Apart from those who use mobile devices, the POS terminal is perhaps the most common alternative for people to perform basic transactions like withdrawal, deposit, transfer and activation of subscriptions in Nigeria today.
It not only offers ease of access and convenience to people within a locality, it also serves as an avenue for entrepreneurship, which also benefits the agents.
“The POS terminals help people avoid long queues at the bank. Often, people have complained of waiting for hours to use ATMs and when it was their turn, the machine began to say, ‘Unable to dispense cash.’ We also help provide easy access to money anytime people need it. These are the major reasons people prefer to use our terminals rather than the ATMs. This method is more reliable and time-saving. Also, it is another means of earning money,” Ms Abiodun Adetona, a First Bank of Nigeria money agent, told Financial Street.
She explained that her business was similar to all other forms of POS agencies, adding that the only difference was that the POS terminal was issued directly from her bank.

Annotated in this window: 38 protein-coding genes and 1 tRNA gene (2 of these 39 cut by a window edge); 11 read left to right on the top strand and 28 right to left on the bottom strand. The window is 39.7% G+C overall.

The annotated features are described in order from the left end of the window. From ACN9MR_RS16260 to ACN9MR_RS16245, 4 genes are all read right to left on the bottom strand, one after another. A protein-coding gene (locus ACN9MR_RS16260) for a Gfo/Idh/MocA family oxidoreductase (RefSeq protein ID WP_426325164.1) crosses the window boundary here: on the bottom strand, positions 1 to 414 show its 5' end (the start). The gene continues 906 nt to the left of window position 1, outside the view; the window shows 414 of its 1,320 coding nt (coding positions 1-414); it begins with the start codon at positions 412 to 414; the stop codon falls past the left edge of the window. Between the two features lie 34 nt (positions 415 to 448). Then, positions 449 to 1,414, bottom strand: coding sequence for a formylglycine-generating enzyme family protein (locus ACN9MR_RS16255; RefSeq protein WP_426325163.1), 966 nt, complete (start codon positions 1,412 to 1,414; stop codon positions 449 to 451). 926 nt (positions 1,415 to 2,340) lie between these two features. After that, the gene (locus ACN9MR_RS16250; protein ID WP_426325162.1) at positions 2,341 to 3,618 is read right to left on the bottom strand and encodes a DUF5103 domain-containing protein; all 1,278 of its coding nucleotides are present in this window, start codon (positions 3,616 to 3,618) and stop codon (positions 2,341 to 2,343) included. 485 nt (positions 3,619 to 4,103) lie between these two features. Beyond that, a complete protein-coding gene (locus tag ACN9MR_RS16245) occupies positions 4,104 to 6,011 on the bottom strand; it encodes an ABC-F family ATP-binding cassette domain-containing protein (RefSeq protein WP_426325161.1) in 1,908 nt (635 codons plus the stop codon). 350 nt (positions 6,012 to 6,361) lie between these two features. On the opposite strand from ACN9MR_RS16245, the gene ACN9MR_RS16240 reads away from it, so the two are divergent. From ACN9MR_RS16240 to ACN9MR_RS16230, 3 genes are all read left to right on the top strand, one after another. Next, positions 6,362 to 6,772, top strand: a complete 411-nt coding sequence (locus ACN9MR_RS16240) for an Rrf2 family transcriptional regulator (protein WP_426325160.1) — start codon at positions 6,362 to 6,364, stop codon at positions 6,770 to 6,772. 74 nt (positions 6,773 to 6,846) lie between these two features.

Another money agent, Ms Olubote Tolulope, noted that the money agents take the stress of going to the bank away from people.
“There is no need to wait on long queues. Here, we cash in and cash out immediately. People avoid going to the banks for a lot of reasons; some because of the tedious documentation process. For others, it could be distance or stress, compared to the convenience of performing those transactions in their neighbourhood.”
Mrs Gloria Oloyede noted that POS was introduced to aid the cashless policy initiative of the Nigerian government.
Describing it as a welcome development, she said, “It helps people reduce the rate at which they hold cash, which makes them prone to attack from robbers.”
According to her, the POS allows people to get what they want at any time, even when there is no cash at hand.